Not all conservation covenanting programs qualify for inclusion in the National Reserve System. The determination of protected area status for private land conservation mechanisms largely involves an assessment of the strength of the legislation or legal agreements that protect that land (security), the length of time those agreements are in place (permanence), and management intent and obligations to manage the land (Mitchell et al. 2018). When not qualifying as PPAs, conservation covenanting programs may be considered OECMs.

Threatened species and ecological communities

Securing the long-term recovery of threatened species and ecological communities is a challenging task, involving many individuals, organisations and agencies. A complex framework of agreements, legislation, policy and planning regimes across Australia provides for the protection of threatened species and ecological communities. Primary among these, at the national level, are the Environment Protection and Biodiversity Conservation Act 1999 (EPBC Act) and the Threatened Species Strategy.

Species and ecological communities are listed as threatened under the EPBC Act using a rigorous scientific assessment based on internationally recognised criteria (IUCN Red List). This process is overseen by the independent Threatened Species Scientific Committee; however, the minister makes the final decision on listing. A conservation advice is prepared at the time of assessment, which includes a description of the biology, ecology and threats to the species or ecological community, and outlines priority actions for conservation, research and recovery. If listed, the minister may decide to enact a recovery plan if there are significant complexities in management needs due to the species or community ecology, threats, or the number of stakeholders involved in implementing recovery actions. Otherwise, a conservation advice is considered a more streamlined, nimble and resource-effective way to identify conservation needs and priority recovery actions.

As of June 2020, 719 recovery plans were in place for species (for 1,891 listed species), and 27 were in place for ecological communities (for 87 listed ecological communities). An approved conservation advice was in place for 1,431 species, and 71 ecological communities (DAWE 2020a). Many of these plans are out of date, have expired or will sunset in the near future. A further 142 species and 30 ecological communities were listed as requiring a recovery plan.

Conservation advices and recovery plans are critical national planning processes to facilitate national action on threatened species and ecological communities, to engage communities, to monitor progress, and to report on outcomes and conservation success. There have been many reported conservation success stories in Australia where appropriately resourced and implemented recovery programs, supported by dedicated people, have led to improved conservation outcomes (Latch 2018b).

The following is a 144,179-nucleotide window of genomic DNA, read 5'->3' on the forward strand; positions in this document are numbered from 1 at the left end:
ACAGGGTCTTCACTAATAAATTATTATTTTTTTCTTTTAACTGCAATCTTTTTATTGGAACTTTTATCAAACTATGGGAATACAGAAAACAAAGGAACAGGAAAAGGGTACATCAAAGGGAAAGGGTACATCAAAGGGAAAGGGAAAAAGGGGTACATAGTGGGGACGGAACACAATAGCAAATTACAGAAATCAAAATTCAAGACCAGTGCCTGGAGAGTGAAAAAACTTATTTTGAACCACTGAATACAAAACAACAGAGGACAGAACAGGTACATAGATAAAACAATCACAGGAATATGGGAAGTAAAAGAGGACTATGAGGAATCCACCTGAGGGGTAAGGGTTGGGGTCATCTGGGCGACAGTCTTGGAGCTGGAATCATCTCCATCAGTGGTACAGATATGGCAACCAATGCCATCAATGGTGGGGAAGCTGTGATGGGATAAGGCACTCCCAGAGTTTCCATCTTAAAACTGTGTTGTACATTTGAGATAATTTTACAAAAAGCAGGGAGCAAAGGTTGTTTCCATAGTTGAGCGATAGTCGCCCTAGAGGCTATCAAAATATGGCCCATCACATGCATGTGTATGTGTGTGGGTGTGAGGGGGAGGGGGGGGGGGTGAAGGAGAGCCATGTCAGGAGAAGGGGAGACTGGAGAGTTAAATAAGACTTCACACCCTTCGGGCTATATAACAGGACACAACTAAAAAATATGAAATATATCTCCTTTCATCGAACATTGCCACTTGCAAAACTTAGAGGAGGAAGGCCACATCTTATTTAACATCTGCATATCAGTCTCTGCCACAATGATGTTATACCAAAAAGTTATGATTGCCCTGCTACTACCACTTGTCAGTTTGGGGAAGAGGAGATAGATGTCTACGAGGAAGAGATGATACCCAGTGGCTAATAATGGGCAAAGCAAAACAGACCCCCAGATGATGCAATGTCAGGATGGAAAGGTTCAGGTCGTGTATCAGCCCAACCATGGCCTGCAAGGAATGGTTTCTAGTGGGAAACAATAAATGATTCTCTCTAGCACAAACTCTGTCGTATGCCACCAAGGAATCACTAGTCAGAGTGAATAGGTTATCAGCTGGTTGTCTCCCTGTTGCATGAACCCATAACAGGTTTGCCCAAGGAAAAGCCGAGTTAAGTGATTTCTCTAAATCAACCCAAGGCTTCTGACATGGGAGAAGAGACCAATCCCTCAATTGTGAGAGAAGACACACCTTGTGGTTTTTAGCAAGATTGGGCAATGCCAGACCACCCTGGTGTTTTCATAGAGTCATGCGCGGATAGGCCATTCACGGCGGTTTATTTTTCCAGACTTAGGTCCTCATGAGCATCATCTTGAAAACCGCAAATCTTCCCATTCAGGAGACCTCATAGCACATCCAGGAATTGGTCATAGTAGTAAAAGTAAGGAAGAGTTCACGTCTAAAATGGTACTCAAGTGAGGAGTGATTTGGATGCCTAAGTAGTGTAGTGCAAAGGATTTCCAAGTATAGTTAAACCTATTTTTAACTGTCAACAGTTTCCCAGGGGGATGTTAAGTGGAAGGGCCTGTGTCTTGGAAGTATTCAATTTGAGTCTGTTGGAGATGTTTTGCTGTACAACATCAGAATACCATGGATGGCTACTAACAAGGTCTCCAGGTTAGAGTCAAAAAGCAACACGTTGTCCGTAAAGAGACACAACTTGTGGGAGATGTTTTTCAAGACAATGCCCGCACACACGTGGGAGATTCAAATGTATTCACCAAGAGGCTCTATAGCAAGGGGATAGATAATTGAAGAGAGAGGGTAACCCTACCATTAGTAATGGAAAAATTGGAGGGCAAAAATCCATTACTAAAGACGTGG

However, there is no requirement for the Australian Government to implement or fund recovery actions for threatened species or communities, or report on progress and the outcomes achieved. This lack is repeatedly identified as a major impediment to understanding the effectiveness of conservation planning (see Information and monitoring).

Resources currently allocated to threatened species conservation by the Australian Government are considerably less than the estimates of the funding needed to avoid extinction and recover threatened species (Wintle et al. 2019) (see Management investment). The recent review of the EPBC Act noted that considerable effort given to the assessment and listing process is not matched by attention and resources dedicated to effective recovery (Samuel 2020). Experts have forecast that another 7 Australian mammals and 10 Australian birds will be extinct within 20 years unless management is greatly improved (Geyle et al. 2018).

Threatened Species Strategy

In response to ongoing concerns about the state of threatened species, and acknowledging that a more strategic response was needed, the Australian Government appointed a Threatened Species Commissioner in 2014 and implemented a Threatened Species Strategy in 2015 with a 5-year action plan. The strategy concluded in June 2020, and the results against targets were reviewed (Table 5).

Overall, 5 of the 13 targets in the strategy were met. Good progress was made against a further 3 targets (i.e. ‘partially met’). Targets that reflected recovery action being undertaken were generally met; however, those that reflected actual changes in threatened species trajectories were largely not met. For some species, population trajectories will respond to on-ground actions over longer timeframes and ongoing robust monitoring will be required to assess the effectiveness of the strategy.